During the height of the conversion craze, there were dozens of small companies offering up front fenders of varying quality in steel, aluminum, and fiberglass. The headlights came from several sources-928, 924, Mazda RX-7-and some with no headlights at all but rectangular lenses in the front spoiler. The bling didn't end at the front. Massive rear flares and wider wheels, rear quarter panel ducting that was in most cases purely cosmetic, often silly-looking rear spoilers that were "wind-tunnel tested" via handheld hairdryer. Thousands were sold, many project cars were started and never finished, and many times the stock front fenders were eventually bolted back in place (mercifully). Conventional wisdom states that every end has a beginning.
Flashback to Weissach and Norbert Singer looking over the Group 5 rules issued for the upcoming season. The 1976 Porsche 935 didn't start out with a slanted nose, but the design was quickly adapted for one important reason: It was an advantage. And it was an immediate hit among enthusiasts. But a 935 for the street?
For many in the U.S., it took 1978 Road & Track cover, showing a Targa with Slantnose fenders and 928 headlights, to show what was possible. But the initial tip of the hat belongs to Rainer Buchmann and B+B Auto-Exclusiv Service located in Frankfurt. His firm and its ideas and execution were ahead of the industry curve but eventually fell victim to overexpansion and cheaper competition. Others were quick to note B+B's long list of clients and the landscape for tuner shops quickly began to change.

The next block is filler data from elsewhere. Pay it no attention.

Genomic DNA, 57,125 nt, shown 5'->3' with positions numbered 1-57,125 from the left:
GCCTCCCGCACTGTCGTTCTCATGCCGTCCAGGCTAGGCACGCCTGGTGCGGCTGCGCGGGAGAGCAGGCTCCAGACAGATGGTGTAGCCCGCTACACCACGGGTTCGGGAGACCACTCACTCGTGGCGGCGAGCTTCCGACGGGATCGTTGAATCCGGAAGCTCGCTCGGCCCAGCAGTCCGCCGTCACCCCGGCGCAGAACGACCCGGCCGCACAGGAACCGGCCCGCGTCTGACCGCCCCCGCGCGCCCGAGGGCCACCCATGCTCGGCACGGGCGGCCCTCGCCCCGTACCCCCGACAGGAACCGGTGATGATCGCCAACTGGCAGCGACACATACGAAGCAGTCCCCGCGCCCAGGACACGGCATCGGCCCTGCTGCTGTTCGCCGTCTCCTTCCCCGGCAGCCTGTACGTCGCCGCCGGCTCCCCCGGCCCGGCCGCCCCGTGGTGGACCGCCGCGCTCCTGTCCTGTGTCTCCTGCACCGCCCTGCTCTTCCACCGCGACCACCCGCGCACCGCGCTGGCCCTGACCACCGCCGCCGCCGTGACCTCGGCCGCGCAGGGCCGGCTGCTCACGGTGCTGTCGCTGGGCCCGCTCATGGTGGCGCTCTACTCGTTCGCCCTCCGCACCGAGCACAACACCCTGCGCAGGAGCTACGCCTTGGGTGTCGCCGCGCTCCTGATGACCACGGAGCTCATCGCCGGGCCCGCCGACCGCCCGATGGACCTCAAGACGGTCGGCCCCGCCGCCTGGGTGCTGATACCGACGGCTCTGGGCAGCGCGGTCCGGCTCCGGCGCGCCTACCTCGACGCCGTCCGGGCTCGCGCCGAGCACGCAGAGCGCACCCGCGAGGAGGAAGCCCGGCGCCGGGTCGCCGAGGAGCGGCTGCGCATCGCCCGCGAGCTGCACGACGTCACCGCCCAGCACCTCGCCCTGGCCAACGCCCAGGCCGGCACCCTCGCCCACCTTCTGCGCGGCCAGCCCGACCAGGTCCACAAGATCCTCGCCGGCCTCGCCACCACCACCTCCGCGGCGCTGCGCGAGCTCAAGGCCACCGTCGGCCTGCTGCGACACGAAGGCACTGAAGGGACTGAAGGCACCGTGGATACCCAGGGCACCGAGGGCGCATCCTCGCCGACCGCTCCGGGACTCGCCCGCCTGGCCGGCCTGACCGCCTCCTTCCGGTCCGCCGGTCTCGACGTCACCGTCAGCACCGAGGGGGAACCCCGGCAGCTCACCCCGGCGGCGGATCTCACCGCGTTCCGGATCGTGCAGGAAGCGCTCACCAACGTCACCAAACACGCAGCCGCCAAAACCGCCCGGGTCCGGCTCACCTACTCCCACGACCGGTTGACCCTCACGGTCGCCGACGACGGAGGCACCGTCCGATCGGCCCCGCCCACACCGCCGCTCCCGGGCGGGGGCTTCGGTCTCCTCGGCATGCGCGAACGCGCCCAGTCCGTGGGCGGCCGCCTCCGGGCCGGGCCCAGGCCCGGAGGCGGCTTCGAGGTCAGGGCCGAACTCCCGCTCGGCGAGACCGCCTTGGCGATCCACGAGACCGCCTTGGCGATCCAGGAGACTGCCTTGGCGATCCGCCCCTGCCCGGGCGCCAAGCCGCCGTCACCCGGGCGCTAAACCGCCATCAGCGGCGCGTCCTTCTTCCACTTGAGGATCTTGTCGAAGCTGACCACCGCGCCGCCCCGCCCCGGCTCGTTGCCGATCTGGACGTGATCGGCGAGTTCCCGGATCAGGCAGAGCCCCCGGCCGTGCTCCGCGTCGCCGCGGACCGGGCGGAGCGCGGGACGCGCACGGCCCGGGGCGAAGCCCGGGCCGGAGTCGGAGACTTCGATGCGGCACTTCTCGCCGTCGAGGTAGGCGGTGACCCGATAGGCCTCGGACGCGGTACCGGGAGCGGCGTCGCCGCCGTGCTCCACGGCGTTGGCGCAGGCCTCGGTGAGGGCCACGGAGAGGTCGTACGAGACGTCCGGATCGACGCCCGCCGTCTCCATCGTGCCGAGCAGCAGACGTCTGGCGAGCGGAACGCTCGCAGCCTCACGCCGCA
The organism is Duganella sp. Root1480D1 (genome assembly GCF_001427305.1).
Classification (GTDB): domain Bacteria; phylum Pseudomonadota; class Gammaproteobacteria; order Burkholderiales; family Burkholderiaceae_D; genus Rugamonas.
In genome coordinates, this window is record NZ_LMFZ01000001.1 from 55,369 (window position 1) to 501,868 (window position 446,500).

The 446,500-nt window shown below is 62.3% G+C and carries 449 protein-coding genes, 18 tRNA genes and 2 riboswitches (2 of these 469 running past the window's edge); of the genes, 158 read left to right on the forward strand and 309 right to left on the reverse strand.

Where was Porsche during all this? The realization slowly came that there was good money to be made in the business of giving people packaged exclusivity, hence formation of the Sonderwunsch (Special Wish) Programm. By late 1983, Zuffenhausen workshops at Werk 1, under the direction of Elma Willrett, were busy fulfilling those desires, whether it was a Flachbau conversion for a Turbo, upgraded leather for a 928 interior, or a rear valance for a 944. Werk 1 also provided a series of power upgrades that added go to the show.
Porsche had the advantage of its modifications being factory-authorized to justify the extra costs associated with the program. This was a major selling point for those who ordered new cars and had them delivered directly to Werk 1. Actual production numbers of customer-ordered Slantnose options has never been fully confirmed-the given number is 262 cars completed, although former Werk 1 personnel have put the number closer to 400. Regardless, by current standards the factory Slantnose should be viewed as a limited production car, and one of the most rare. Just make sure you check the paperwork. -Kerry Morse
3.3-liter flat six, dohc, 24-valve. Reconditioned engine block and heads, K27S turbo upgrade, 964 cams, Fabspeed MAXFLO intake, 38mm billet intake blocks, ported intake manifold, Kokeln intercooler, auxiliary Patrick Motorsports oil cooler, Fabspeed MAXFLO headers and sport exhaust
Four-speed manual, short-shift kit, Powertech aluminum pressure plate and sport clutch
Hollow torsion bars, Bilstein dampers, Rennline front strut brace
Reconditioned OEM assemblies
Wheels & Tires
HRE 590R, 8.5x18 (f), 10.5x18 (r) Sumitomo HTRZ, 235/40 (f), 285/30 (r)
Color-matched front grille
Peak Power: 456 hp @ 6000 rpm
Peak Torque: 368 lb-ft @ 4400 rpm